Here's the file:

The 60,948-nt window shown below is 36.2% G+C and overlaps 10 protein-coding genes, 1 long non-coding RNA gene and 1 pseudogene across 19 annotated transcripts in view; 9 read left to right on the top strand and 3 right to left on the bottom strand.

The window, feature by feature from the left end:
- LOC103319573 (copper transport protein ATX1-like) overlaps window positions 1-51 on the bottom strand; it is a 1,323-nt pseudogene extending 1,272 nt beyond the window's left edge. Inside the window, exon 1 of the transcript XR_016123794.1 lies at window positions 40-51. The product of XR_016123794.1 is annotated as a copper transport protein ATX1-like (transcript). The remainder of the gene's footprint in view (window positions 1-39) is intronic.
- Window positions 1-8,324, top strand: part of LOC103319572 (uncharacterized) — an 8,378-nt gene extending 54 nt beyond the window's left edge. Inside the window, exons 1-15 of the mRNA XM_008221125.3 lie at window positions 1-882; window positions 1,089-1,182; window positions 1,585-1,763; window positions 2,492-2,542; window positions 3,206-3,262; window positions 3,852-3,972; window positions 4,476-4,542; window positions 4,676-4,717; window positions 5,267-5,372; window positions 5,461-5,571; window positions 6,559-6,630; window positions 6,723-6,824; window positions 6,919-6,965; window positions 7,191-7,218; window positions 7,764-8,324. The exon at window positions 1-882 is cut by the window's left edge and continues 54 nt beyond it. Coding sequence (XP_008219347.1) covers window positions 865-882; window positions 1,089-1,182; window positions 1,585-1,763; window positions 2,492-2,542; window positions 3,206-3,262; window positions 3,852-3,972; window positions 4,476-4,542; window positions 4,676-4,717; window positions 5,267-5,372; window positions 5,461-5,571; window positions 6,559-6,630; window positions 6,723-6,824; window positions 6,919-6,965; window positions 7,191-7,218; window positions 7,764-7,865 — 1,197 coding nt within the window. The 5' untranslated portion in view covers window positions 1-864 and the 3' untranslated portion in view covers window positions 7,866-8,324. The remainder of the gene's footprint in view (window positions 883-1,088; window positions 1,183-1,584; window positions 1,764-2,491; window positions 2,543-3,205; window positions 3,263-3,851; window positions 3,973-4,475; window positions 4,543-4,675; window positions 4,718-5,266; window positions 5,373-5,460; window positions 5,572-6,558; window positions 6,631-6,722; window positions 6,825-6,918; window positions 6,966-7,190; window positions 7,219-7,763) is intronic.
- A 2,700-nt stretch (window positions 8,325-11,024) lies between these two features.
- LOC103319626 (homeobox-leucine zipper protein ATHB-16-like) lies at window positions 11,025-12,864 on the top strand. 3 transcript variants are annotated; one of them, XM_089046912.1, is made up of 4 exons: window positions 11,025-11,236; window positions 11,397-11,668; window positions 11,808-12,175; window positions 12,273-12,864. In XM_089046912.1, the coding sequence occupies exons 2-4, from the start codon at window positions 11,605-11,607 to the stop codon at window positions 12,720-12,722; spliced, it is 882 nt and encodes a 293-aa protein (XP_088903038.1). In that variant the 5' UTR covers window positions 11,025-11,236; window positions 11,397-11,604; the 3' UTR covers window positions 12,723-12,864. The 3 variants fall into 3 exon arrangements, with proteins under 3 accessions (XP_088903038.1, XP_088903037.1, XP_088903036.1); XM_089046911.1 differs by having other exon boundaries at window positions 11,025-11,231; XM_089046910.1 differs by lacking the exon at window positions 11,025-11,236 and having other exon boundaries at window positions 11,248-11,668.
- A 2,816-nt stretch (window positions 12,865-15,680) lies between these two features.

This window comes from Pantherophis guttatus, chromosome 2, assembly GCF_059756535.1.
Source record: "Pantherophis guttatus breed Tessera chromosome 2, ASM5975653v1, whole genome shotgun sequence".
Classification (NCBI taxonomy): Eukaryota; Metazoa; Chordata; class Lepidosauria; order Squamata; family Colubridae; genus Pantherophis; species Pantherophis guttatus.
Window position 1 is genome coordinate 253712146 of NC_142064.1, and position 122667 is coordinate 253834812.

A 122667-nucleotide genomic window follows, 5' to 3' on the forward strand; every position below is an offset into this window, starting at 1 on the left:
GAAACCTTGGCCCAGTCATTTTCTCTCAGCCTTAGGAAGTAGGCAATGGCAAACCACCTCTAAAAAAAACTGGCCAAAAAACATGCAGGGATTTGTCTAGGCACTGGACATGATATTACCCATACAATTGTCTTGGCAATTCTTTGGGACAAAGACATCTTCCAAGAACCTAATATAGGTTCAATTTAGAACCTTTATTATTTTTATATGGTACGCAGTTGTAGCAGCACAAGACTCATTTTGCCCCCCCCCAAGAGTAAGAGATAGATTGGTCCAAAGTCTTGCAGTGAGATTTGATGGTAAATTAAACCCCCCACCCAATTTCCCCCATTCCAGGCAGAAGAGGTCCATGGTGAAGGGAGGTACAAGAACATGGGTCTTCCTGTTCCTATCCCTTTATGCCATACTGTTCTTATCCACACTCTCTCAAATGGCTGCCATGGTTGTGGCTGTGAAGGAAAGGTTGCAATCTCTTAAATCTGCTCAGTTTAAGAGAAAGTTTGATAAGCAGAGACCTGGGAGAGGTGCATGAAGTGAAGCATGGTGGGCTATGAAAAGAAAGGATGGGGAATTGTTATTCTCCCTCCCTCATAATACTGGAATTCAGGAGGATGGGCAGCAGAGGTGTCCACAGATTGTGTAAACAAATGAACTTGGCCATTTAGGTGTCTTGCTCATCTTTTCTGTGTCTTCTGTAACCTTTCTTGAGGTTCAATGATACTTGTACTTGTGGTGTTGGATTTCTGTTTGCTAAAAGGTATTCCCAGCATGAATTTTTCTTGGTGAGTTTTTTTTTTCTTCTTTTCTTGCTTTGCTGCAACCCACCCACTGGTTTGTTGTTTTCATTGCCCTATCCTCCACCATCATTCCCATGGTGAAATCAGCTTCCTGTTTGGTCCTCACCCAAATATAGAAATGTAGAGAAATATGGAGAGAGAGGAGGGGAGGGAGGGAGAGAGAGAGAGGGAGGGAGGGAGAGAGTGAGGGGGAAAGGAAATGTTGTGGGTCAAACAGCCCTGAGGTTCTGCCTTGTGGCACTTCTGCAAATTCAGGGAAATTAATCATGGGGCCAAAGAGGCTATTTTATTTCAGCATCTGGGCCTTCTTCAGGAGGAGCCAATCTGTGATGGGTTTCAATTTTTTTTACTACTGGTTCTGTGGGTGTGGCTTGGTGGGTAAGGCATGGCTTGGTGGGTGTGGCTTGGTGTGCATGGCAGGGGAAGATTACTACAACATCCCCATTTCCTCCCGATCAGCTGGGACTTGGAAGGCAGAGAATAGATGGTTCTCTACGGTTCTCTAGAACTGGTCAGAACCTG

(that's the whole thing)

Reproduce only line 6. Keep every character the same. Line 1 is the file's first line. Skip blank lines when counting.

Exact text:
- LOC103319626 (homeobox-leucine zipper protein ATHB-16-like) lies at window positions 11,025-12,864 on the top strand. 3 transcript variants are annotated; one of them, XM_089046912.1, is made up of 4 exons: window positions 11,025-11,236; window positions 11,397-11,668; window positions 11,808-12,175; window positions 12,273-12,864. In XM_089046912.1, the coding sequence occupies exons 2-4, from the start codon at window positions 11,605-11,607 to the stop codon at window positions 12,720-12,722; spliced, it is 882 nt and encodes a 293-aa protein (XP_088903038.1). In that variant the 5' UTR covers window positions 11,025-11,236; window positions 11,397-11,604; the 3' UTR covers window positions 12,723-12,864. The 3 variants fall into 3 exon arrangements, with proteins under 3 accessions (XP_088903038.1, XP_088903037.1, XP_088903036.1); XM_089046911.1 differs by having other exon boundaries at window positions 11,025-11,231; XM_089046910.1 differs by lacking the exon at window positions 11,025-11,236 and having other exon boundaries at window positions 11,248-11,668.